Applying concealer can be somewhat of a daunting feat. Too much looks cakey. Too little doesn’t do the trick. And how about the bevy of colors… yellows, pinks, even greens! Certain colors combat specific areas of your face (i.e. dark circles as opposed to pimples) and it’s important to know what type of concealer to use, and where. And, of course, how to apply? Brush, finger, straight from the wand?

The truth is, each concealer has its purpose… you just need to educate yourself on the pros and cons and sift through the hype, straight to the core. How to apply concealer? We asked some of our FAVORITE makeup artists for their wise and helpful tips…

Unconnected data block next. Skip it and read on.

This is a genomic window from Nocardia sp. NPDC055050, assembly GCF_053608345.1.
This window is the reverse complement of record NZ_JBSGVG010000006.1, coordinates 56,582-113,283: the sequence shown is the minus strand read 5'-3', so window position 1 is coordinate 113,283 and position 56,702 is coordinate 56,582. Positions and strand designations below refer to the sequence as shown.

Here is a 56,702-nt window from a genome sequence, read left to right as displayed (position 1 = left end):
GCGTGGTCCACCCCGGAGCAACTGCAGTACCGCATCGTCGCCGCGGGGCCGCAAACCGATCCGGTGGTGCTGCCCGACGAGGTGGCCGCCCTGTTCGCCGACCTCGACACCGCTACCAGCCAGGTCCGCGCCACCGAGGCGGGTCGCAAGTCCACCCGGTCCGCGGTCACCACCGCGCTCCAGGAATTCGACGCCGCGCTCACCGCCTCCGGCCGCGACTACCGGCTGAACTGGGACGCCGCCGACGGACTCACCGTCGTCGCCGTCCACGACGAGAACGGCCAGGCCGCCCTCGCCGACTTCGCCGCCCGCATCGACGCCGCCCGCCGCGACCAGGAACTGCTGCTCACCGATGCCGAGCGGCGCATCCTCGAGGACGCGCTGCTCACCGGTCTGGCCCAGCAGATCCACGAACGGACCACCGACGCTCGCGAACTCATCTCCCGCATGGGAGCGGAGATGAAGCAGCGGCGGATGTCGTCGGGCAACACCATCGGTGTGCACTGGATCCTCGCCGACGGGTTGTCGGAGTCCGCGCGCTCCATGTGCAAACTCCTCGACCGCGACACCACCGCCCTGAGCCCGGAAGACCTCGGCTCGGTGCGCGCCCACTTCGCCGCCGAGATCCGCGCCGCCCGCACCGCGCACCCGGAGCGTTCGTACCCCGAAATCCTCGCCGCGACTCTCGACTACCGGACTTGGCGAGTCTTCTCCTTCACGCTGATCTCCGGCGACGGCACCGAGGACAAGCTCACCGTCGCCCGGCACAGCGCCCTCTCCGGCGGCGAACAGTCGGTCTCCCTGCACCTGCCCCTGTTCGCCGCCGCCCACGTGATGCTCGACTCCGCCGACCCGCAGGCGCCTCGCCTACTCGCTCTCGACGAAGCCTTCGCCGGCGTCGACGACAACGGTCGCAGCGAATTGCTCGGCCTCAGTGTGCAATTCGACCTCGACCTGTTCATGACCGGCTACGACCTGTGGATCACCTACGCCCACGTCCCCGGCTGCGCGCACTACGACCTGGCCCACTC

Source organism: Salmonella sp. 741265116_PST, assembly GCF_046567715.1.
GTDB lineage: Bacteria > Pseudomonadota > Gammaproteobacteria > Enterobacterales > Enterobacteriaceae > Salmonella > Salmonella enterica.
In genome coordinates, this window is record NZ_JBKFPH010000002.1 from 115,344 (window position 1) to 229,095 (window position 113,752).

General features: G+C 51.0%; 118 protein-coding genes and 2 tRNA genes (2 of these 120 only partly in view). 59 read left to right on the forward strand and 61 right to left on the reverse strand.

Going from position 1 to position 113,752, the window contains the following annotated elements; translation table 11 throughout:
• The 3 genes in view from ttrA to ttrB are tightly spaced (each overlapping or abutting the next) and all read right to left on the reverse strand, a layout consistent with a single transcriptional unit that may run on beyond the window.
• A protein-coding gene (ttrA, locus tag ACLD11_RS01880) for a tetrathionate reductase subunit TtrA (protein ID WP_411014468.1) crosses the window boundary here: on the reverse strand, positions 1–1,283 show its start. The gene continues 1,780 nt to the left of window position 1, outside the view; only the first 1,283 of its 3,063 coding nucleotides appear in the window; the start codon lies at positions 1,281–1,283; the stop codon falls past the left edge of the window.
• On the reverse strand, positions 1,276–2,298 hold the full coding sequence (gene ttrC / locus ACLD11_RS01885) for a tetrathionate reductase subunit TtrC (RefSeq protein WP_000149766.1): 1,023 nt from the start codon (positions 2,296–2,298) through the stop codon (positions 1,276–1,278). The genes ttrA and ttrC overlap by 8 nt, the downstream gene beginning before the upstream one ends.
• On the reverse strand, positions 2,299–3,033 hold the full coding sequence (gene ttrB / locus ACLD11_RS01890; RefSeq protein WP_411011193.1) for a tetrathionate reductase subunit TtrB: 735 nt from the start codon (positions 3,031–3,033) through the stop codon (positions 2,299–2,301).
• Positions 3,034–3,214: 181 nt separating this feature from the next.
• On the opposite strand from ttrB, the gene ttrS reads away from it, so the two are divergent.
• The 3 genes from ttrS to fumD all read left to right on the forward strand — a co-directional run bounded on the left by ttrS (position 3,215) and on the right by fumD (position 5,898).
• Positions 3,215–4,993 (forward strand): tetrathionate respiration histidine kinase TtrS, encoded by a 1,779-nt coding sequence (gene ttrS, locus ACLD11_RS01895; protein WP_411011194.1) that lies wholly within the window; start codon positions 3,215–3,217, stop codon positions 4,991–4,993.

Here’s A Girl’s Guide to Concealer:

Emmy nominated makeup artist Patty Bunch has this to say about applying concealer to the ever-sensitive under eye area:

  • Always start with a nourishing Eye Cream to hydrate your delicate eye tissue.
  • There are many shades of Concealer. Pick a color that matches your undertone. If it’s blue pick a color that’s has a slight peach tone. Orange reutilizes blue. If you have red undertones pick a concealer that has a slight yellow tone. Yellow neutralizes red.
  • Once you’ve made your choice, pick a shade that’s one to two shades lighter than your skin tone.
  • With clean fingers apply the concealer mixing with your favorite Eye Cream or Gel. Warm the mixture between your fingertips and stipple starting at the inside corners and blend out. Stipple delicately several times to push the formula into the pores.

Prescriptives Director of Artistry, Jillian Veran, offers these tips to applying concealer to the eye area: